Reducing Facet Nucleation during Algorithmic Self-Assembly
journal contributionposted on 03.04.2020, 14:53 by Ho-Lin Chen, Rebecca Schulman, Ashish Goel, Erik Winfree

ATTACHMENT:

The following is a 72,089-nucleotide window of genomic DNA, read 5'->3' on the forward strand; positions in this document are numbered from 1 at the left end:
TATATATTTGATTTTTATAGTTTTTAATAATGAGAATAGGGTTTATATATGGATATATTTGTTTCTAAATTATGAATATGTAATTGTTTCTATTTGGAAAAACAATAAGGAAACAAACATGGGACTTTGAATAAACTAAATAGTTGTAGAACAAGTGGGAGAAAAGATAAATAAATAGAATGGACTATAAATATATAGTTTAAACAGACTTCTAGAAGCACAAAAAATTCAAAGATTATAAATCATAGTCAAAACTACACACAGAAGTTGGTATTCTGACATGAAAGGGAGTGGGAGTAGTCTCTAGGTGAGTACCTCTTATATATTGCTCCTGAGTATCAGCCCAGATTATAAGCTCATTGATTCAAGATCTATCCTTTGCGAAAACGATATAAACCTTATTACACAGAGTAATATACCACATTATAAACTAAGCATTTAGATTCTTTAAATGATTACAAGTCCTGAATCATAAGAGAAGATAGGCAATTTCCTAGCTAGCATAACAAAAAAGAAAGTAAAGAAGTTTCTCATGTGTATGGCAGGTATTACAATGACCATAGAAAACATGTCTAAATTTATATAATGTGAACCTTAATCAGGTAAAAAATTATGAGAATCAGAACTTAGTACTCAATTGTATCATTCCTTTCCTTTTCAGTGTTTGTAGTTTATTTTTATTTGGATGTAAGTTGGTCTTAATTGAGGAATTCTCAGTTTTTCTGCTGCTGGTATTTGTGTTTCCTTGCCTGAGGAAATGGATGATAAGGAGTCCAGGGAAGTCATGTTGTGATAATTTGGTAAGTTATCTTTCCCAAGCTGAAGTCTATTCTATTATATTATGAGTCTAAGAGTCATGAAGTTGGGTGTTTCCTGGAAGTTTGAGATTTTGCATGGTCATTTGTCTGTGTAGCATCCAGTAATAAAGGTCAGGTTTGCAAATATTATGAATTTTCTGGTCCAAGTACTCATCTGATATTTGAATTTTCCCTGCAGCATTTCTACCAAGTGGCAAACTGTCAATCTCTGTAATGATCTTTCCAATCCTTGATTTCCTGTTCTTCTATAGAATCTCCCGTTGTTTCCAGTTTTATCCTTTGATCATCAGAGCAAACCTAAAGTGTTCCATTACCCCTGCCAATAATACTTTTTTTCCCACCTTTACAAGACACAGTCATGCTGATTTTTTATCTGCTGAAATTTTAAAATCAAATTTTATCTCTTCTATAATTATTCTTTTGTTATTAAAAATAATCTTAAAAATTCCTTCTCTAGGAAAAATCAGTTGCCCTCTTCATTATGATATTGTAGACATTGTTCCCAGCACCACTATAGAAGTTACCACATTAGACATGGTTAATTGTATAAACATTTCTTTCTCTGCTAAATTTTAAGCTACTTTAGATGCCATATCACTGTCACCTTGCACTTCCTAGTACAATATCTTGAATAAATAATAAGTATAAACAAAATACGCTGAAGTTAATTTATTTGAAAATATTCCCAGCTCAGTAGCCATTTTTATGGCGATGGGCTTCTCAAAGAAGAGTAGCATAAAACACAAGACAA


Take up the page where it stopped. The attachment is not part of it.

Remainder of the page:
Algorithmic self-assembly, a generalization of crystal growth, has been proposed as a mechanism for bottom-up fabrication of complex nanostructures and autonomous DNA computation. In principle, growth can be programmed by designing a set of molecular tiles with binding interactions that enforce assembly rules. In practice, however, errors during assembly cause undesired products, drastically reducing yields. Here we provide experimental evidence that assembly can be made more robust to errors by adding redundant tiles that “proofread” assembly. We construct DNA tile sets for two methods, uniform and snaked proofreading. While both tile sets are predicted to reduce errors during growth, the snaked proofreading tile set is also designed to reduce nucleation errors on crystal facets. Using atomic force microscopy to image growth of proofreading tiles on ribbon-like crystals presenting long facets, we show that under the physical conditions we studied the rate of facet nucleation is 4-fold smaller for snaked proofreading tile sets than for uniform proofreading tile sets.